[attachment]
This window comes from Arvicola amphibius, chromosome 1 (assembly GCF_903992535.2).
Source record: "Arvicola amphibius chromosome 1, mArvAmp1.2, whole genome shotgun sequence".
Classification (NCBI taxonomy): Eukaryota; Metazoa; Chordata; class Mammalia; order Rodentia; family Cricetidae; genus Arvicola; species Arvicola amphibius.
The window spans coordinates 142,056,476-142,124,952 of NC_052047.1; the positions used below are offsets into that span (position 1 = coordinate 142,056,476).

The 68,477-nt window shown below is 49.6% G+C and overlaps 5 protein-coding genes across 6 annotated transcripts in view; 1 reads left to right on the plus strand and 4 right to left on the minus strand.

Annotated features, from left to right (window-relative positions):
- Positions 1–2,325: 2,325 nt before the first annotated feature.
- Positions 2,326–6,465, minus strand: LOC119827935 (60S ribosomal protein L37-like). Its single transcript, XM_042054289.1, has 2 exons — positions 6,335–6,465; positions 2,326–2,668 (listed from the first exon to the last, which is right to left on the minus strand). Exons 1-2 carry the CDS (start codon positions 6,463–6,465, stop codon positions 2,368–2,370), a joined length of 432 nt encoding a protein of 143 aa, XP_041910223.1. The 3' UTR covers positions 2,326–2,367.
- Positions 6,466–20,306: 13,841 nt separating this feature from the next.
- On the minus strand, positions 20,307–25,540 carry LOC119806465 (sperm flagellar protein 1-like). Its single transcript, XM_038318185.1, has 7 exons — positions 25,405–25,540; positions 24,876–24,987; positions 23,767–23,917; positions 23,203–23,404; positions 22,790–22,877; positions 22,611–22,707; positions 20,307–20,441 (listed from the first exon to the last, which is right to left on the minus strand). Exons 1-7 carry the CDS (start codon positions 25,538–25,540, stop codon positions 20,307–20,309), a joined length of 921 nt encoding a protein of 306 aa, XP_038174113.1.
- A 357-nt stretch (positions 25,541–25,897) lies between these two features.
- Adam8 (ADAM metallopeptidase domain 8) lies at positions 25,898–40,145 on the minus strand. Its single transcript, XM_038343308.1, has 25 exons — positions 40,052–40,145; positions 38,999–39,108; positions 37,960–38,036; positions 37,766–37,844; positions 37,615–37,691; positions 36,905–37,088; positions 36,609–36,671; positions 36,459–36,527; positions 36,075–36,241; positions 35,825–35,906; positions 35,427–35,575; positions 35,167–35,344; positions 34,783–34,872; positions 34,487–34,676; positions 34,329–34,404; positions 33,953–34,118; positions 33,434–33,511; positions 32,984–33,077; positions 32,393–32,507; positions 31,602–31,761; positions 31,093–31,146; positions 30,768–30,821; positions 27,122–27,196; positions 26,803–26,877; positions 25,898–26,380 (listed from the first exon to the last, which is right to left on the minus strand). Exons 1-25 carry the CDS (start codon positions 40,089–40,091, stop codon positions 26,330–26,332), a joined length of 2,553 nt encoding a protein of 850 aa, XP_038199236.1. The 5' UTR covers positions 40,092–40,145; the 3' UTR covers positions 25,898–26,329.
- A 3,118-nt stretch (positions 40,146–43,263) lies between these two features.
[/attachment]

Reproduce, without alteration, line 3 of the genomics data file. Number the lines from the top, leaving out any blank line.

Classification (NCBI taxonomy): Eukaryota; Metazoa; Chordata; class Mammalia; order Rodentia; family Cricetidae; genus Arvicola; species Arvicola amphibius.